The increasing complexity of linking larger and larger structures together has developed into the life and society of the present day. It is a misunderstanding to believe that evolution occurs in a linear fashion. Plants and animals coevolved from the basic elements of life. “All living organisms…contain cells that use the same basic chemical processes and pathways…and they all use the same genetic code” (Christian, 2005). Susan Milius discussed how researchers are paying attention to the behavior of plants. Before, it seemedridiculous to compare animal behavior with plants. However, research is revealing the previously-secret lives of plants. Not only do plants possess the same major neurotransmitters as animals, such as serotonin and GABA, but they also can communicate through the release of chemicals (Milius 16). Through understanding the lives of plants, it can help to explain the origins of life more simply.
All organisms are made up of the same elements, but have followed different paths in evolution. This explains the varying complexity among organisms. Humans have become the most complicated of organisms with the rise of intelligence and creativity. However, the capabilities of humans are not exclusive to our species. Nonmammals, for example, have displayed “advanced abilities such as learning by copying the behavior of others, finding their way in complicated spatial environments, manufacturing and using tools, and even conducting mental time travel (remembering specific past episodes or anticipating unique future events)” (Patton, 2008). Organisms have independently evolved complex abilities.
The earth possesses a multitude of various environments. Each ecosystem contains a number of species of organisms that manage the “energies and resources in its immediate environment” (Christian, 2005). It is no wonder that there seems to be an indocumentable number of species still existing on the Earth; although, E.O. Wilson and colleagues with the Encyclopedia of Life are trying. Each ecosystem must sustain itself; it must provide a purpose for each organism in order for life to continue to flourish. James Lovelock argues that the Earth is a “superorganism” that maintains homeostasis through self-regulation, similar to the organisms on its surface. “Evolution never ends…adaptation is an endless process” (Christian, 2005). Organisms are highly adaptable to their environment and will continue to evolve until there is too much disorder.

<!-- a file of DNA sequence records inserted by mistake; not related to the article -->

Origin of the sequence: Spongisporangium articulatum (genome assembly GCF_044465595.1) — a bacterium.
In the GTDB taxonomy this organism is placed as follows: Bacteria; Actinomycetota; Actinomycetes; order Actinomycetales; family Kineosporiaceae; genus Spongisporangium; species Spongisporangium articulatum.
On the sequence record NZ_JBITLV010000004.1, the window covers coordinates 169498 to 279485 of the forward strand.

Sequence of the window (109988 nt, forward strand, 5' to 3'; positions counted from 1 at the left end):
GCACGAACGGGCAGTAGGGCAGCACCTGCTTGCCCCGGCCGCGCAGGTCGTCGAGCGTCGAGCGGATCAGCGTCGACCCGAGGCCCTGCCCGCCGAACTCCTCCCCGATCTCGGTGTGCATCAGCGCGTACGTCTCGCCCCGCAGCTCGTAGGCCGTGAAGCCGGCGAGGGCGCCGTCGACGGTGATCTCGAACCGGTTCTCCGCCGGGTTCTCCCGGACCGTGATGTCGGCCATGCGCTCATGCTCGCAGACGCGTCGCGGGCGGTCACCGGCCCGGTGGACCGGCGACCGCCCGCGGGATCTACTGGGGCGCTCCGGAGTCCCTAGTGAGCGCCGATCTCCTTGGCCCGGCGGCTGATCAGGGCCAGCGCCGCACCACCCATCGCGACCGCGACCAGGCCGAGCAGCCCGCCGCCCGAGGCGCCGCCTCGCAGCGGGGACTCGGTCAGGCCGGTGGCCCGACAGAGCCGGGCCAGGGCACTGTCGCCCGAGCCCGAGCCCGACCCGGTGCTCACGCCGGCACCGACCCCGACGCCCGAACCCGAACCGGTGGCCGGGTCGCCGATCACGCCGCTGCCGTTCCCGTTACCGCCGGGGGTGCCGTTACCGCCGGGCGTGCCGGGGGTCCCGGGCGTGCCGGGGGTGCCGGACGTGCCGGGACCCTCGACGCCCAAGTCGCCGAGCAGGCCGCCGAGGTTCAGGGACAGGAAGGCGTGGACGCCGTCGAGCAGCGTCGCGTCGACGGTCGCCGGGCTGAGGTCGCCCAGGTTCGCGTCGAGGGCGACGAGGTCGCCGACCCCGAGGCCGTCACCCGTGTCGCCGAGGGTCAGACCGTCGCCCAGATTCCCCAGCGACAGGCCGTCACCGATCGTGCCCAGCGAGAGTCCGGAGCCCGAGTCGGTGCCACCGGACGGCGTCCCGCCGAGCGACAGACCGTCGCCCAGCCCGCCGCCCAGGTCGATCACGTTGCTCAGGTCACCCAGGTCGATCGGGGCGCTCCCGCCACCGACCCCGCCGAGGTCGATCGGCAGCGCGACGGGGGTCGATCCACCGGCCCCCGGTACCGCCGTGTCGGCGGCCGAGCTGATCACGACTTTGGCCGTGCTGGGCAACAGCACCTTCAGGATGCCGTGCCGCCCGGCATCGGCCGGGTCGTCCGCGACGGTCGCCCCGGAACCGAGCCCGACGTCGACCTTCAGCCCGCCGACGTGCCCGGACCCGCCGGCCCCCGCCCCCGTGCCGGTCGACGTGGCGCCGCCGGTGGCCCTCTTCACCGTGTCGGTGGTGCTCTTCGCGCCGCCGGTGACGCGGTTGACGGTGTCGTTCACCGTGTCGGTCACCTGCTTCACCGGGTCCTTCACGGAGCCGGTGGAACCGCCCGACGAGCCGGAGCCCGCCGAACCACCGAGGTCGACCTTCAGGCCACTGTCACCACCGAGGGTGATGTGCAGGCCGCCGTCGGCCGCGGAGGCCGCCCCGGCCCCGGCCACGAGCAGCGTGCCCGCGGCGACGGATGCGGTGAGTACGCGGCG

A single cell is a very complex system, whose functions are imitated within society. Living organisms have evolvedinto mini-universes, each containing the same basic elements, all seeming to function independently, but still reliant on the other mini-universes within the greater universe. Our complexity comes with a price. Decreased life expectancy appears to be related to the increased complexity of life; “a star is simpler than an insect, but a star also lives much longer” (Christian, 2005). Organisms process more energy per unit mass than any star does, which increases with biological complexity.
Humans may not always be the dominant species. Changes in the climate have driven the most adaptable species to survive. Humans have evolved into creatures of high complexity and high consumption. Not only do humans have to constantly seek food, but they have learned to constantly consume other resources as well, jeopardizing the lives of all other species. Humans have become obsessed with the idea of progress – usually in the form of wealth or knowledge. Control has become a predominant aspect in daily living. Humans are facing the consequences of their actions and have increased the challenges of survival for all species. Now humans are trying to find ways to help the whole planet survive. Our responsibilities have moved from local to global, and even universal.
It seems as though our universe is a system of growing entropy. The order that we see has stemmed from the process of moving towards disorder. It appears that the earth is heading toward a state of thermodynamic equilibrium from the increasing mass of unusable energy, known as entropy, until the universe experiences a “heat death." The universe began with the thermodynamic equilibrium, and so it will end that way. Perhaps this “heat death” will simply be a transition for new life to emerge and experience the wonders of nature. So if we are heading in the direction of thermodynamic equilibrium, it is out of our control. We can stop worrying about when the world will end, and simply live our lives to its fullest potential each day. We can try to make the lives of everyone else better.
[Sources: Eric Chaisson "Follow the Energy: Relevance of Cosmic Evolution for Human History," David Christian Maps of Time: An Introduction to Big History, George F.R. Ellis “Physics, Complexity and Causality,” Primo Levi The Periodic Table, Susan Milius "No Brainer Behavior," Paul Patton “One World, Many Minds,” Fred Spier "How Big History Works," NOVA, Origins: Earth is Born]